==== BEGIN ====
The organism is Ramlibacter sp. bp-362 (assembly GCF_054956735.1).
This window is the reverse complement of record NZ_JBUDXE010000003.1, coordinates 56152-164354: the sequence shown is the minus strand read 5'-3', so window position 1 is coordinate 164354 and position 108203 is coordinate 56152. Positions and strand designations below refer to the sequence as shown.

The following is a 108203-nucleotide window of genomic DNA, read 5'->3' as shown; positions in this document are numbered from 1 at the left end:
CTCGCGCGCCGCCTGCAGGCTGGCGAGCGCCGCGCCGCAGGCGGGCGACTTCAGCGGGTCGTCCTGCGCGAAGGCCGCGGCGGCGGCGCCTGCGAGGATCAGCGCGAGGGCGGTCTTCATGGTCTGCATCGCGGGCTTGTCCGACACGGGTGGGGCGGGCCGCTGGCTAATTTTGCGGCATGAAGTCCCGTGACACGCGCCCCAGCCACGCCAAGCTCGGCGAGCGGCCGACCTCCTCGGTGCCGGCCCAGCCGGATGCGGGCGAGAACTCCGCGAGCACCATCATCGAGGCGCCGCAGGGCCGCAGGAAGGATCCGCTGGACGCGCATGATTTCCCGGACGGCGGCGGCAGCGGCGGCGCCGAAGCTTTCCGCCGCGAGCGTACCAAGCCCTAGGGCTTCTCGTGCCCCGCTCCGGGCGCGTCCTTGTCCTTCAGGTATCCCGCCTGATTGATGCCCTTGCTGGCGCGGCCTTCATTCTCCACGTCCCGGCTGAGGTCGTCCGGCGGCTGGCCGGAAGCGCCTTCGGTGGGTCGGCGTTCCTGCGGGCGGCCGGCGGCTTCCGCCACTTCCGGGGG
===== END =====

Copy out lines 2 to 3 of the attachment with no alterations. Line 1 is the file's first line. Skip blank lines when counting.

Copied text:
This window is the reverse complement of record NZ_JBUDXE010000003.1, coordinates 56152-164354: the sequence shown is the minus strand read 5'-3', so window position 1 is coordinate 164354 and position 108203 is coordinate 56152. Positions and strand designations below refer to the sequence as shown.

The following is a 108203-nucleotide window of genomic DNA, read 5'->3' as shown; positions in this document are numbered from 1 at the left end: